The stage is filled with furniture, appliances, and objects found in any house or apartment. Two actors inhabit this decor, choreographing daily life in its most quotidian details before violence escalates and the furniture gets partially destroyed. That is in a nutshell the nature of Kent Tankred and Leif Elggren's (aka the Sons of God) performance piece-cum-installation Refurnish. Premiered on November 16, 1995, at the renown art space Fylkingen in Stockholm (Sweden), its soundtrack came out seven years later. Presented as a continuous 79-minute track, it consists of a small number of paradigm shifts between stillness and action. On one side of the coin we find a synthesizer soundscape, not quite as annoying as new age music, but still hinting at that direction. On the flip side is a symphony of chairs dragged around on a wooden floor and similar "furniture sounds" which may or may not have been performed live (liner notes remain mute about recording details). Like many of the Sons of God's albums, this one presents the aural ersatz of a work of art that the listener is invited to reconstruct in his or her head. Whether it works or not depends on what you were planning to get from the experience. As sound art, the piece lacks some depth, although its final ten minutes of more aggressive noise and even softer soundscapes bring up a number of interesting questions about humans' perception of chaos and order. If you are already acquainted with the Sons of God or Elggren's work, you know what to expect; if you are not, Refurnish may not be the best place to start.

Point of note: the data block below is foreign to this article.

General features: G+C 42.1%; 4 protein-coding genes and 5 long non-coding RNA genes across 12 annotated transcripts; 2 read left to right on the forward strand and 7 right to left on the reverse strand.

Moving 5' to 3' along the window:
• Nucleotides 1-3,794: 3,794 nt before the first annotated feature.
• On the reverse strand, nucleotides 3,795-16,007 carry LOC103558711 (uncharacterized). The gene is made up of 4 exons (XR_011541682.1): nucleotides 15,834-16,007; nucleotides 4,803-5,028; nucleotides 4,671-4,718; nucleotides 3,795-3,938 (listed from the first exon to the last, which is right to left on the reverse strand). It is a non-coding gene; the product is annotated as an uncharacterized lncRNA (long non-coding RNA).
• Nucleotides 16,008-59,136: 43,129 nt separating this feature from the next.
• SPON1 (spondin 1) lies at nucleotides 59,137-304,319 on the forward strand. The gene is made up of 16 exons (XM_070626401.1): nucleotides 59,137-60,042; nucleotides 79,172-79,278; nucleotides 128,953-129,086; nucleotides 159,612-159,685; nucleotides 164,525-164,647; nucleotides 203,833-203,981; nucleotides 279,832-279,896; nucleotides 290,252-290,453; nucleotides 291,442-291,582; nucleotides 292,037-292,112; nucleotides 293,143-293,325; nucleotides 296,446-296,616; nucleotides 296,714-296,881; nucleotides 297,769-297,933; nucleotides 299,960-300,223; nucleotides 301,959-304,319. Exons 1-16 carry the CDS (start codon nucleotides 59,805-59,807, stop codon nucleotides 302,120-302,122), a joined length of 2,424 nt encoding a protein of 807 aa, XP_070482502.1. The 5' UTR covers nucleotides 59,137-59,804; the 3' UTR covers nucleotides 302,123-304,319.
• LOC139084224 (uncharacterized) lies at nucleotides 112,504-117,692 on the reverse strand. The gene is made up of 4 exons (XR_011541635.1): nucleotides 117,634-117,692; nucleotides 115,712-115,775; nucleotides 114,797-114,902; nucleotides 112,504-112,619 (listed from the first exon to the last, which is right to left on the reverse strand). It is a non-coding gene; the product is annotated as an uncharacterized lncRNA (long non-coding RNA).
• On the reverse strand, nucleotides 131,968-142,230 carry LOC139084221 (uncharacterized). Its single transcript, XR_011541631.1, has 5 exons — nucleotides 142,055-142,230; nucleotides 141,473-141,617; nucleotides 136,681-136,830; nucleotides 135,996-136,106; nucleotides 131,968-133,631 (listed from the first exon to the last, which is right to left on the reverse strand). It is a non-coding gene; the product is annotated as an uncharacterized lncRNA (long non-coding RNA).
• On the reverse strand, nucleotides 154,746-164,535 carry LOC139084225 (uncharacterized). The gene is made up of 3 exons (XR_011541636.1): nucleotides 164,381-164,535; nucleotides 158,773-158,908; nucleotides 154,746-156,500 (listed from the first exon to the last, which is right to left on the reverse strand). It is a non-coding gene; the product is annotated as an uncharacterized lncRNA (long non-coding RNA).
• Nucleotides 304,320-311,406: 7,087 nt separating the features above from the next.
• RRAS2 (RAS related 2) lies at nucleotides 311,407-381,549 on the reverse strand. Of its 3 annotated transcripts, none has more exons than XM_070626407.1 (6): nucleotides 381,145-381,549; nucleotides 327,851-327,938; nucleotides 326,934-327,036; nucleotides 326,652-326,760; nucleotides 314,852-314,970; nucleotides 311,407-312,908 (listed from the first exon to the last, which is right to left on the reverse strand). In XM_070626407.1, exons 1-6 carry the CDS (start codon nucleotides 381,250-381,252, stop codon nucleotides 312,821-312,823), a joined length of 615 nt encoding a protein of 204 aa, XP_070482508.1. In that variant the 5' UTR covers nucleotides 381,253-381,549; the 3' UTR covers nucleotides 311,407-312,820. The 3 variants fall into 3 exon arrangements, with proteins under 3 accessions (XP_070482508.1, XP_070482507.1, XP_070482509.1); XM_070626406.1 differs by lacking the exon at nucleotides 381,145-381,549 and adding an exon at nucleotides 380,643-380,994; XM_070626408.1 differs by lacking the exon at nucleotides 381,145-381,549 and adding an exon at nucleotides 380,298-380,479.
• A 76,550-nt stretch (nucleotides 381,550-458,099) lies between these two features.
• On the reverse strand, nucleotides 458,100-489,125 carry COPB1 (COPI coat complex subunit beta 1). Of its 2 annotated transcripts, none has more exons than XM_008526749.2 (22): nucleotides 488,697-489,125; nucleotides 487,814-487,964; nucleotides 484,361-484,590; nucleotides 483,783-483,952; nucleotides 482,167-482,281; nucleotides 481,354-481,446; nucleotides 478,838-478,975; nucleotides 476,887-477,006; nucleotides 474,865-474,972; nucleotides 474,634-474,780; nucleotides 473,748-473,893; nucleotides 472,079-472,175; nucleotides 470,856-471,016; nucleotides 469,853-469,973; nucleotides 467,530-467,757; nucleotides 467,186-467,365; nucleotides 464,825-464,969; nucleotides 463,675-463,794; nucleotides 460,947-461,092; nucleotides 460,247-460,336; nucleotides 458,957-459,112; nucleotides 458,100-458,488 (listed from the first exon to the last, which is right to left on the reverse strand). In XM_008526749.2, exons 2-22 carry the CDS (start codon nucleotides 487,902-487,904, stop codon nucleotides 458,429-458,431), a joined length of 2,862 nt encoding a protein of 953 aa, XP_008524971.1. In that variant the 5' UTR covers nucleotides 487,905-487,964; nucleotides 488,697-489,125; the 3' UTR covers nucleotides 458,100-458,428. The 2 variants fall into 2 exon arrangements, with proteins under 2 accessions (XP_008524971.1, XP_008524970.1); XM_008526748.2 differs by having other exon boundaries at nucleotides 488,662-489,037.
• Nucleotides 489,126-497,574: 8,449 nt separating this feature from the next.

Share this page